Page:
If you find yourself in jail and need to post bail, you may find yourself struggling to find the cash you need to do so. Thankfully, you can use a local bail bond company to provide you with the money to get out of jail. But what can you do if you do not have someone to co-sign the bail bond? Here are 3 questions you may have about it.
Why Do You Need A Co-Signer?
A bond company wants to have a co-signer involved in the bail bond process since it will increase the chance that they will have the money returned to them. If the accused person released from jail does not show up to court, payment for the bail bond can be requested from the person that co-signed for the bond. Agreeing to this financial risk is why friends and family members are often hesitant to co-sign for a bail bond.
Is It Necessary To Pay Bail?
It is possible that your judge will determine that you have a very low risk of not showing up to court. This is likely if it is your first offense, the degree of the crime you are accused of, or if you are a local business owner with ties to the community.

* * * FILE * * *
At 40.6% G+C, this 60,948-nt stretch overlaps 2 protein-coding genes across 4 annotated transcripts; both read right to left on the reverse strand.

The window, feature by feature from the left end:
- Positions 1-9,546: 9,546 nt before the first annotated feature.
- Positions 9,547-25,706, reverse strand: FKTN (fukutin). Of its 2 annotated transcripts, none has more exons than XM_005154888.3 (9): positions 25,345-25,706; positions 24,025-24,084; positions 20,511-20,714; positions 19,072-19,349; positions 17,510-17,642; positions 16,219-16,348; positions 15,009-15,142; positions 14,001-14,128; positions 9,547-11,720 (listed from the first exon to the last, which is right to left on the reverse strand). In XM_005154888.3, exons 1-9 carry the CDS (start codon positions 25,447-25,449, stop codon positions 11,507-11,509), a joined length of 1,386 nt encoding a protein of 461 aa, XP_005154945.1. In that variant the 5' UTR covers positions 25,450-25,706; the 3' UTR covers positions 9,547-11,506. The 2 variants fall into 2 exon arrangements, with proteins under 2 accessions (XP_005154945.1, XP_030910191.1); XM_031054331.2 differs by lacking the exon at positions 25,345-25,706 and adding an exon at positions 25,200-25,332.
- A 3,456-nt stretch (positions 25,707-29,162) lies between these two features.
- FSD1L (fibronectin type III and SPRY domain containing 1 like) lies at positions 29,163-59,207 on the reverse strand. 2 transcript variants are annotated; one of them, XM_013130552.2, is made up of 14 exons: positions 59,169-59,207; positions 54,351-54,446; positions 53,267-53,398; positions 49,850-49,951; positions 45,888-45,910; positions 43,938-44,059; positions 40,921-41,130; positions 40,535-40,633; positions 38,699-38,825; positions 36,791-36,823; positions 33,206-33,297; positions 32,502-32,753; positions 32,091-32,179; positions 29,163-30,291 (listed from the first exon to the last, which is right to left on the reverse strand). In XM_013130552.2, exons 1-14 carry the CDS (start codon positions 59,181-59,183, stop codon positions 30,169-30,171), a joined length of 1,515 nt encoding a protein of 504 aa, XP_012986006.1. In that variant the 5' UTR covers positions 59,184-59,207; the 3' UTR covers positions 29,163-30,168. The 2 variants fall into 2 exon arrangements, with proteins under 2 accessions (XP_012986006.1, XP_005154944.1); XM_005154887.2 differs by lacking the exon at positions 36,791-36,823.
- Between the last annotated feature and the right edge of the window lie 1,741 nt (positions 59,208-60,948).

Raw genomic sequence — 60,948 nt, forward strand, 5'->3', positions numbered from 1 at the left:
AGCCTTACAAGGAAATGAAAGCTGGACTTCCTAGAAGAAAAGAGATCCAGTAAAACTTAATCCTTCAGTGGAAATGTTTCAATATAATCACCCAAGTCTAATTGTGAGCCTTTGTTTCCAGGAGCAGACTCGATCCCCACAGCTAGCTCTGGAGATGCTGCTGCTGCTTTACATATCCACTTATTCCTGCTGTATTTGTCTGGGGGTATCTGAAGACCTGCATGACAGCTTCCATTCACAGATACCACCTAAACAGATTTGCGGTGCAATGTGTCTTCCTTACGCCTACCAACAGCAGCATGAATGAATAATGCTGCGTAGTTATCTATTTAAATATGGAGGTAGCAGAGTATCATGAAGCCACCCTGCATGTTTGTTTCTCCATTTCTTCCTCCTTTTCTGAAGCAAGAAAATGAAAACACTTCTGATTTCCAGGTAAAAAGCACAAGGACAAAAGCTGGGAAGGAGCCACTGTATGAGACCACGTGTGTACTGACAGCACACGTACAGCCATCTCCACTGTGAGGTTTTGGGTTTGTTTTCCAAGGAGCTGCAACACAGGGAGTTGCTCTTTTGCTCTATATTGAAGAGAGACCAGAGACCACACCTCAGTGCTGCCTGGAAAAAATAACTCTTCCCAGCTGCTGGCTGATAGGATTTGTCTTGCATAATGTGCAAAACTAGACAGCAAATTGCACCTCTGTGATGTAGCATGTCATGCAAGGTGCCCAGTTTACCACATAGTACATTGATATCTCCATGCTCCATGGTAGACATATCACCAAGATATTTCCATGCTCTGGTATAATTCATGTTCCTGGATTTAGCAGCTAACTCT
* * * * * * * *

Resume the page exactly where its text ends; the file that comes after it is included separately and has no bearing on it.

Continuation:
Being released on bail is not a guarantee, but it is possible. You can ask the judge to be released on your own recognizance (O.R.), which is the legal name for being released without bail, and the judge will decide if they will allow it. Being denied O.R. means that you will need to find an alternative way for you to pay for a bail bond.
Can You Borrow Against Your Own Assets?
It is possible to use your own assets as collateral for a bail bond, but it is up to the bail bond provider to accept these assets. For example, if it is a vehicle you are using, it must be one that has been paid off and not owned by the bank. If it is a home, the condition of the home may play a factor in if it is acceptable to use.
Know that most states will limit access to personal bank accounts when you're accused of committing a crime, so cash may not be an option for you. Using an asset as collateral means that you will allow that asset to be seized if you do not show up to court and jump bail. To learn more, contact a company like A Bail Now Bail Bonds, Inc.